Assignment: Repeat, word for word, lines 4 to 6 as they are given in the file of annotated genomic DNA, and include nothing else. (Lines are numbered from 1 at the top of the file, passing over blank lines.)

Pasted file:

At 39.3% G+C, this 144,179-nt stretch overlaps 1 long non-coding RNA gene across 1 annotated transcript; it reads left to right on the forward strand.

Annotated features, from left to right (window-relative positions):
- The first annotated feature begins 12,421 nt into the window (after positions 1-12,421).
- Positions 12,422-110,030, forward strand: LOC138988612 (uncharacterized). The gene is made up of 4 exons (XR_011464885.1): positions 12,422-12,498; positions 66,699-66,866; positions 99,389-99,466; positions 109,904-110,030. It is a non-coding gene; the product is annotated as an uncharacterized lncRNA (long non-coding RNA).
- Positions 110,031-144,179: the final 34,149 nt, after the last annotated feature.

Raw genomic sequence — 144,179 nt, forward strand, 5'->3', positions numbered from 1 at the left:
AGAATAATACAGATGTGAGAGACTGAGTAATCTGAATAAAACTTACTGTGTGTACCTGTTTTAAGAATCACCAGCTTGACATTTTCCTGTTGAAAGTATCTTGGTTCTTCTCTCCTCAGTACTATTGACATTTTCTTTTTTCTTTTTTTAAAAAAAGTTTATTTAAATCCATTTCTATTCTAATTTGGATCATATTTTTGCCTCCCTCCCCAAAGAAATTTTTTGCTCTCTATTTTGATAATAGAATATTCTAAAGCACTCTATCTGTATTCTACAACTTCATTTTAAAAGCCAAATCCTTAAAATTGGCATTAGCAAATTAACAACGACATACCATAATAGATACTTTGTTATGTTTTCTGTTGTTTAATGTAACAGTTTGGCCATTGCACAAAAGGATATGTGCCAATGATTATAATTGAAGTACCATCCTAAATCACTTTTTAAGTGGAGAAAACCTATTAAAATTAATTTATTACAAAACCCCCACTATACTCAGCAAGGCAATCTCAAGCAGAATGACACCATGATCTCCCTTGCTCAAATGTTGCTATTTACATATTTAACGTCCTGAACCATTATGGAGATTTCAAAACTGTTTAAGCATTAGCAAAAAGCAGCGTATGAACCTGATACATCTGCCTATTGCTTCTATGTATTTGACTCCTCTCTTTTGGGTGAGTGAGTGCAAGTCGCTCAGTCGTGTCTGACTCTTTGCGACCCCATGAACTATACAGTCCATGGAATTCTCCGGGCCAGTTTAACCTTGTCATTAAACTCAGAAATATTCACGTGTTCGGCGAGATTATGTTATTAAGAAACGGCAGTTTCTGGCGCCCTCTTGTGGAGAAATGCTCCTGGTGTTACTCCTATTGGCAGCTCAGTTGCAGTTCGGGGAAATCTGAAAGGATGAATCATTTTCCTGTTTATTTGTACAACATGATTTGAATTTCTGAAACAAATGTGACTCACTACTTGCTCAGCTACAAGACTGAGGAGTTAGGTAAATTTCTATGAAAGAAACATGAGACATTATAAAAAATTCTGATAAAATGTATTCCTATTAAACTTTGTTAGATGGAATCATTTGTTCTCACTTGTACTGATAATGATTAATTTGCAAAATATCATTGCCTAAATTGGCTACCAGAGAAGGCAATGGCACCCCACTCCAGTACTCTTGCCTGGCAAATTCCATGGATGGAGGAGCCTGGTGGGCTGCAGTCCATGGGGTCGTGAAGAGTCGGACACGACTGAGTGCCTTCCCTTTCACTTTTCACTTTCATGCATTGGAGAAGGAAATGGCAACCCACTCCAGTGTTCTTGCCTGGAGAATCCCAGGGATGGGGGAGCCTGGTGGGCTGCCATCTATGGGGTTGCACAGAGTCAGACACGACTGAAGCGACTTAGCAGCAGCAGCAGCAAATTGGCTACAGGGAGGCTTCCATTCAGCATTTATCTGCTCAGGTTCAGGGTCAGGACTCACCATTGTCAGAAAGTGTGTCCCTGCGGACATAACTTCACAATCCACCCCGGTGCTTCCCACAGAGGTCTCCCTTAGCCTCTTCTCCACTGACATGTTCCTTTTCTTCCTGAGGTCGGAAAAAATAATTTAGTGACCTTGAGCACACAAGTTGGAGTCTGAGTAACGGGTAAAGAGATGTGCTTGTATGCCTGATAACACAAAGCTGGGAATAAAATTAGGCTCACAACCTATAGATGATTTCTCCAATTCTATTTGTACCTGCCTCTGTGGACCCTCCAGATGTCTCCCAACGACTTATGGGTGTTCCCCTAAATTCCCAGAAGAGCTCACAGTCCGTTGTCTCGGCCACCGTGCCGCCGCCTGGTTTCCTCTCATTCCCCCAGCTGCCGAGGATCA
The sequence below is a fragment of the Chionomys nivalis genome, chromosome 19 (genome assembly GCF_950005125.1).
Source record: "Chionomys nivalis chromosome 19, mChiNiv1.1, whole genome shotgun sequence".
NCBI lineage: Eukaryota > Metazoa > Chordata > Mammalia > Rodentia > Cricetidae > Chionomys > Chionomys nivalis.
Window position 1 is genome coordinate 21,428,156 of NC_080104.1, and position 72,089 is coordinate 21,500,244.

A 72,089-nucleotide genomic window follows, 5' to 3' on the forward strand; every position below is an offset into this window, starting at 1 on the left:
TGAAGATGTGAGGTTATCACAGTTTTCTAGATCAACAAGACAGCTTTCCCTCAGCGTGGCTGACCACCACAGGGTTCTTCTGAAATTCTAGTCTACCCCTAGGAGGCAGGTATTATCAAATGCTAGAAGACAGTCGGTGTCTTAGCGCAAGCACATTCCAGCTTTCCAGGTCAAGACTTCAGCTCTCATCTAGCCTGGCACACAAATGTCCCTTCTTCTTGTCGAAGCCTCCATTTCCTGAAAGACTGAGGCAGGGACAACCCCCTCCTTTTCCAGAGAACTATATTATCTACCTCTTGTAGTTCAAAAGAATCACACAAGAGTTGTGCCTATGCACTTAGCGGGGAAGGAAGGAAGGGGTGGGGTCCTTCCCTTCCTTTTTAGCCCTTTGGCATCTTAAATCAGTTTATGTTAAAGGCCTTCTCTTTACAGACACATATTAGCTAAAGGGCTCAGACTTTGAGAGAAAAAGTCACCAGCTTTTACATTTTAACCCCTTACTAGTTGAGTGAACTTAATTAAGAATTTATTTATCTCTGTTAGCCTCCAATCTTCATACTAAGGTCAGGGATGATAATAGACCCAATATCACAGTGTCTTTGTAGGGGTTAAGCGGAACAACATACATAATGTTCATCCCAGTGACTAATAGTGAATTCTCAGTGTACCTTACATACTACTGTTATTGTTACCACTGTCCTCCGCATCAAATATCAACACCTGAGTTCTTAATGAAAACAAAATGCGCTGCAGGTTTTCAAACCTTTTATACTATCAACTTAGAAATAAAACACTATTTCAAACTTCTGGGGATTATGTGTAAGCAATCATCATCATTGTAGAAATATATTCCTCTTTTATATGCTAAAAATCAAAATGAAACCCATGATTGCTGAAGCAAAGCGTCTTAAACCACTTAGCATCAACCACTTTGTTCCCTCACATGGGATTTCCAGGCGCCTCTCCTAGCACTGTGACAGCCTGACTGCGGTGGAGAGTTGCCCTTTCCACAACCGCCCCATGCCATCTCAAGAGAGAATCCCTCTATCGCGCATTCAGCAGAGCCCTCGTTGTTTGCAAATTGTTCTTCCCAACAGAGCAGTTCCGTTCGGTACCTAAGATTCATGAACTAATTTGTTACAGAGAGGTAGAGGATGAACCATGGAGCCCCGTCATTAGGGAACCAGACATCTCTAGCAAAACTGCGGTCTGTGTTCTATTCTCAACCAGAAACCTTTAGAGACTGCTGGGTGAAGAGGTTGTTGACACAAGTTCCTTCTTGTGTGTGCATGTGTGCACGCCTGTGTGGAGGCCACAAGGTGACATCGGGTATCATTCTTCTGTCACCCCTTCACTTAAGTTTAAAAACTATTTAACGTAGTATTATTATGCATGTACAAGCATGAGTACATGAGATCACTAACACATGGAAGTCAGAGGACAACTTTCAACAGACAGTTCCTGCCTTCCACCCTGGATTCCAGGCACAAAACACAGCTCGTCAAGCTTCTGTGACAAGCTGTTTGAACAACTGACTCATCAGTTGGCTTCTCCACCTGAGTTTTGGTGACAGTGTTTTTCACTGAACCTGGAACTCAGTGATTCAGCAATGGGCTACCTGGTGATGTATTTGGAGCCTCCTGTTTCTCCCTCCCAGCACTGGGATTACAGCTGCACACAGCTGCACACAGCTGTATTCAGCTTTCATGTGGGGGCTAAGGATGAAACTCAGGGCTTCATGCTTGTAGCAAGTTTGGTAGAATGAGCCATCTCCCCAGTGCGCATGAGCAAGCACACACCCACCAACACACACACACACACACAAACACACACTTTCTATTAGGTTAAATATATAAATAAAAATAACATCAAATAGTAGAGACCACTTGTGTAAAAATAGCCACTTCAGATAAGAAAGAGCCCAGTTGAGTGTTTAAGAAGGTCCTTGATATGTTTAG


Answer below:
- Positions 12,422-110,030, forward strand: LOC138988612 (uncharacterized). The gene is made up of 4 exons (XR_011464885.1): positions 12,422-12,498; positions 66,699-66,866; positions 99,389-99,466; positions 109,904-110,030. It is a non-coding gene; the product is annotated as an uncharacterized lncRNA (long non-coding RNA).
- Positions 110,031-144,179: the final 34,149 nt, after the last annotated feature.

Raw genomic sequence — 144,179 nt, forward strand, 5'->3', positions numbered from 1 at the left: